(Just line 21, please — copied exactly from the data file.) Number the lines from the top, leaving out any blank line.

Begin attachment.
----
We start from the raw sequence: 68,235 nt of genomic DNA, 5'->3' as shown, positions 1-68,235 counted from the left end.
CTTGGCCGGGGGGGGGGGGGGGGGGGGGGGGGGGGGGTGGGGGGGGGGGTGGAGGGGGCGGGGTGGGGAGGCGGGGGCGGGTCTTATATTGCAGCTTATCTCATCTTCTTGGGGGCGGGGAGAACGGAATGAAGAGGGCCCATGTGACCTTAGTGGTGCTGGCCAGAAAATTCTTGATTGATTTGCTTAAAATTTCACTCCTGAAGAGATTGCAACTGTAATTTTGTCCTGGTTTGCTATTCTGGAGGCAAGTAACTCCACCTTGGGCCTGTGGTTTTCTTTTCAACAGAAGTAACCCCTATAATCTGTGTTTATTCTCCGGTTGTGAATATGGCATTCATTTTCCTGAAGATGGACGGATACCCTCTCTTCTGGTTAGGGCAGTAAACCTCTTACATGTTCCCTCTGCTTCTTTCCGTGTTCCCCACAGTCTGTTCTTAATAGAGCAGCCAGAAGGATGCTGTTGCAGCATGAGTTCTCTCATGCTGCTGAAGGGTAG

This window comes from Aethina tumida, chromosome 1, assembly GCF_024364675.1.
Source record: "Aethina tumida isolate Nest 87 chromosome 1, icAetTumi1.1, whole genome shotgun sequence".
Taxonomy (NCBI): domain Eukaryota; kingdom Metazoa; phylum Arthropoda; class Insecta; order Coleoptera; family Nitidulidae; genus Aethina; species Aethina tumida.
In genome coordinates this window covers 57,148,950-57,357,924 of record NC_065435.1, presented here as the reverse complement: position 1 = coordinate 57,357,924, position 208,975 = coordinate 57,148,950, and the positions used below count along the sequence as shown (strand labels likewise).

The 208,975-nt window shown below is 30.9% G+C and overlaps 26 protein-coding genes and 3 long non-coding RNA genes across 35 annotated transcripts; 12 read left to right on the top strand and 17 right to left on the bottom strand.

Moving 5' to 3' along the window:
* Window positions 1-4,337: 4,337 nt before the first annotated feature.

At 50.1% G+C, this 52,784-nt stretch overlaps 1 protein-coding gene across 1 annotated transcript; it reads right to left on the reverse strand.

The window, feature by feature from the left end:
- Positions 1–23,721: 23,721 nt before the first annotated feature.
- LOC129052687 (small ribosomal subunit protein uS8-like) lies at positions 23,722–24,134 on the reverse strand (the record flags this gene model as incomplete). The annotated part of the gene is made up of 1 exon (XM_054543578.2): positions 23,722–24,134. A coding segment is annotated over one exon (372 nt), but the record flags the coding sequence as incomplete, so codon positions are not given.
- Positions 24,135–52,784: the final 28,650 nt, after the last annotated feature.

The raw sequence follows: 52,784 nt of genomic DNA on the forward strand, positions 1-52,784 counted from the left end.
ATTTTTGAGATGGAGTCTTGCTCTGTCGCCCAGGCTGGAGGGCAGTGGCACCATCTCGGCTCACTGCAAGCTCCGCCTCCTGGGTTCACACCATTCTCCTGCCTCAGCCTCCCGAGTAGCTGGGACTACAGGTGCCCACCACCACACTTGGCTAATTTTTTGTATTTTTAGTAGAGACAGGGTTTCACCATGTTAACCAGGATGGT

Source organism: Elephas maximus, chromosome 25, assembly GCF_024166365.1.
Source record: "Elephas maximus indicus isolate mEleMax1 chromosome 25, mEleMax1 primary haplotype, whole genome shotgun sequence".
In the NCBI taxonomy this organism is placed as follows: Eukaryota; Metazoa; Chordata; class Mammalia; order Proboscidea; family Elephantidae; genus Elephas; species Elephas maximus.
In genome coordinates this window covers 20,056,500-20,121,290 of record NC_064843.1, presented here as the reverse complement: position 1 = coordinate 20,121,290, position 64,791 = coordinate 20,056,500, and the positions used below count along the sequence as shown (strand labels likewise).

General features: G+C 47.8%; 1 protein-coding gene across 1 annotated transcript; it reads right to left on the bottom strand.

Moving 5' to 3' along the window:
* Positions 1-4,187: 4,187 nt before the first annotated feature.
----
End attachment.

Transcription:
General features: G+C 47.8%; 1 protein-coding gene across 1 annotated transcript; it reads right to left on the bottom strand.